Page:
W3C home > Mailing lists > Public > public-rdf-wg@w3.org > March 2013

scope review and an altenative phrasing.

From: Pat Hayes <phayes@ihmc.us>
Date: Fri, 15 Mar 2013 13:36:28 -0500
Cc: RDF WG <public-rdf-wg@w3.org>, "Peter F. Patel-Schneider" <pfpschneider@gmail.com>
Message-Id: <060ADF83-C841-470F-A5DB-944E5D2BFD05@ihmc.us>
To: Antoine Zimmermann <antoine.zimmermann@emse.fr>
Let me try to sum up this whole discussion about bnodes and scopes, as it seems to be getting out of hand. At the end I give (yet another) way to say the stuff without actually using the sc-word.

The basic issue is really extremely simple. Suppose you have a bunch of pieces of RDF content from a variety of sources, and you want to put it all together into one piece of RDF. How can you do this?

If there are no bnodes involved, this is easy and obvious: you just form a union of all those pieces of RDF. What this means in practice is, you take all the RDF document fragments, each describing some set of RDF triples, and you combine them into one document or datastructure (such as a dataset) and treat that larger document/structure as a single RDF document or structure. Maybe you don't actually create it, but just treat your original sources as though they formed such a document or structure. Whatever: conceptually, you "form the union" of he RDF fragments, so in our nice clean abstract model of RDF, the graph syntax level, we treat this as the set-theoretic union of the sets of triples you started with. 

But what if there are bnodeIDs in the pieces of RDF content? How do you know which bnodeIDs refer to the same bnode, and which do not?  You can't assume, just because a given ID occurs in one piece of RDF and also in another, that it means the same bnode in each case, and we all know why: because of those RDF pieces came from different places, the bnodeID used in one place might mean a different bnode than the same bnodeID used in a different place. This is all familiar to anyone who has worked with local variables or local identifiers: when you take one of these out of its syntactic scope, you need some way to record that scope context in order to be able to know which occurrences of the local variable are "the same" as others. And this point is widely appreciated by RDF implementers, of course.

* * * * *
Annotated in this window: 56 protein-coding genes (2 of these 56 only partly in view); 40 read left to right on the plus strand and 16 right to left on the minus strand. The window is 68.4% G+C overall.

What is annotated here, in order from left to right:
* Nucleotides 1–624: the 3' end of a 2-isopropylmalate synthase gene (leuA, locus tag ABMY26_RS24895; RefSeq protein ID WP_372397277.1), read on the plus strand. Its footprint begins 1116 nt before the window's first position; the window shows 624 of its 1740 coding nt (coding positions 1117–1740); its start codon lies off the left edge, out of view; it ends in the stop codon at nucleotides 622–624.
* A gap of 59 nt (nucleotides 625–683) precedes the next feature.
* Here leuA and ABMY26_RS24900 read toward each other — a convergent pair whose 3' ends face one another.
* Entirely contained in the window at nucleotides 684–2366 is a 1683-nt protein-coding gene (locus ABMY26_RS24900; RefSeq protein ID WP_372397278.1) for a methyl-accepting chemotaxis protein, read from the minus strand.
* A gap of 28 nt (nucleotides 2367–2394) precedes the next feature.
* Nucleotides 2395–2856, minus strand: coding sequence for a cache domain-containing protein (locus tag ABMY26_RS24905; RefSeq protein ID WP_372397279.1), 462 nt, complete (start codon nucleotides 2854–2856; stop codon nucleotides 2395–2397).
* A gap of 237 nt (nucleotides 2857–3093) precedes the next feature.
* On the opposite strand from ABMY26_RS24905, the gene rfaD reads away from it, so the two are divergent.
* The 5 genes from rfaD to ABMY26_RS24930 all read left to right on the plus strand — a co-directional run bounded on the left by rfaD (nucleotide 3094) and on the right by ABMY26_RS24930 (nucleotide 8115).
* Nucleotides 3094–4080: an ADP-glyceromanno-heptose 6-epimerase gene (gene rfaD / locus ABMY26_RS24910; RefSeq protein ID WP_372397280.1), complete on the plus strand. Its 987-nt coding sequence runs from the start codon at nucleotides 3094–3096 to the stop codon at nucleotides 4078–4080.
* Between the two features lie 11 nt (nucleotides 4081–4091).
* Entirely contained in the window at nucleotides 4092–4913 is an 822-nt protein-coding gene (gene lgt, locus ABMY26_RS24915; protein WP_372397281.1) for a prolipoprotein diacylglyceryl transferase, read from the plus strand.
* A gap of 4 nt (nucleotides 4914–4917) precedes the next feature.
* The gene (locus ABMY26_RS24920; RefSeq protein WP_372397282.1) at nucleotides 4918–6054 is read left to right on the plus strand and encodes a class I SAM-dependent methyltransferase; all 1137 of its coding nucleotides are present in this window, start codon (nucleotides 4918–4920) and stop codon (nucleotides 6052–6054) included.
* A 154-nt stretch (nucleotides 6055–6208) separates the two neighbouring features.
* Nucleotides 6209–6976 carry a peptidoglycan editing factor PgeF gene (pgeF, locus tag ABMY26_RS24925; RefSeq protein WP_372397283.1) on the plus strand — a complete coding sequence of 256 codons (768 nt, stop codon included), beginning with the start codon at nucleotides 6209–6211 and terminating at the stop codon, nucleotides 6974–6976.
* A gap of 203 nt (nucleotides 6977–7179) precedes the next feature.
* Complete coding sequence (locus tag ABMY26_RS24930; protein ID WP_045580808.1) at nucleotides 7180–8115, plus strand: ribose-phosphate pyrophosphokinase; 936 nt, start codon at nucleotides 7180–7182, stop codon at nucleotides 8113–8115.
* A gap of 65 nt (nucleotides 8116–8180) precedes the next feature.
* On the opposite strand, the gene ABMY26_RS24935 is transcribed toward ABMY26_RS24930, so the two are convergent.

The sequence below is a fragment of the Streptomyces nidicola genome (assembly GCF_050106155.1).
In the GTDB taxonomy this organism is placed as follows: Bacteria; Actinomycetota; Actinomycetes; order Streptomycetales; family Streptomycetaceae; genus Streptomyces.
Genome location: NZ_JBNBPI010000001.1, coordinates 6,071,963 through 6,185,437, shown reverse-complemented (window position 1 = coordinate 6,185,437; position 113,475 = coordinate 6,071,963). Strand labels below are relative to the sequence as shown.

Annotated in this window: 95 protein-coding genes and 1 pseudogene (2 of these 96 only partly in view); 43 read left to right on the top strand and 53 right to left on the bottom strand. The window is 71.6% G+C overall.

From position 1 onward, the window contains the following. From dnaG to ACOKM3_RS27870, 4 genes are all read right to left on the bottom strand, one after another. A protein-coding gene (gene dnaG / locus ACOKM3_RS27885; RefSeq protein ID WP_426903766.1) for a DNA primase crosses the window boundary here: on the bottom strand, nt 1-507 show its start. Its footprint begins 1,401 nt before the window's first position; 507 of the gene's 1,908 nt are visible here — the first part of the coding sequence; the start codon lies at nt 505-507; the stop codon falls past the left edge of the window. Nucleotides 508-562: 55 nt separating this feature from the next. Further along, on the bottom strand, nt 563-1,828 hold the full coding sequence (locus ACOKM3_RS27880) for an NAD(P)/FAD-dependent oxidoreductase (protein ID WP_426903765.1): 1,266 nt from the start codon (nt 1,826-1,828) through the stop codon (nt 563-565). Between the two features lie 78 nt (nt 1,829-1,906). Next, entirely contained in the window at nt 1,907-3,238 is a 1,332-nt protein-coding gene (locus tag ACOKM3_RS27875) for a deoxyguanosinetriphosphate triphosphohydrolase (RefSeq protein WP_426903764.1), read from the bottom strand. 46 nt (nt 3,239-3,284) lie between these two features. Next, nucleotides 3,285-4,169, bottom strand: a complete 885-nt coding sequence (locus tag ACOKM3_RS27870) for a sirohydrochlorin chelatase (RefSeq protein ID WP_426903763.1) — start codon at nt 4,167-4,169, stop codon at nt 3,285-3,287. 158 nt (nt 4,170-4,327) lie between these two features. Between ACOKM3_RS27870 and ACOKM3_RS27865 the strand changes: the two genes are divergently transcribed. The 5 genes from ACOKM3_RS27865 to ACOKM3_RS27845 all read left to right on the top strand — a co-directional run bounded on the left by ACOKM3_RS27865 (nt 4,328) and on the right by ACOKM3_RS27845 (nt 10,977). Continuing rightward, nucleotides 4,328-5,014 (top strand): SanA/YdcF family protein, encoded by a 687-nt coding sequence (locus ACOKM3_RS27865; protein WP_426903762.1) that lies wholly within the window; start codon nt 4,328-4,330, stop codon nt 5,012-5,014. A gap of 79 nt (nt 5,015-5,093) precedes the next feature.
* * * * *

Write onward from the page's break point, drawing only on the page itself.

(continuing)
But we also can't just assume that they all mean different bnodes, because if, as a matter of fact, both of these RDF pieces came from one source - for example, if they are both fragments of some larger RDF document - then those two occurrences of the bnodeID would, in fact, mean the same bnode. We need to know which pieces of RDF content share a common scope for their bnodeIDs, in order to know which bnodeIDs to treat as meaning the same bnode, and which not.

How did the 2004 semantics deal with this? It didn't deal with it, it simply punted on the issue, by overloading the word "graph".  In 2004 we just defined two distinct operations, union and merge (which treats all the RDF fragments as having a different scopes, regardless of their source), and just hand-waved about which one to use. ("[Union] is appropriate when the information in the graphs comes from a single source, or where one is derived from the other by means of some valid inference process, as for example when applying an inference rule to add a triple to a graph. Merging... is appropriate when the graphs come from different sources and there is no justification for assuming that a blank node in one refers to the same entity as any blank node in the other." - 2004 Semantics, end of section 1.5)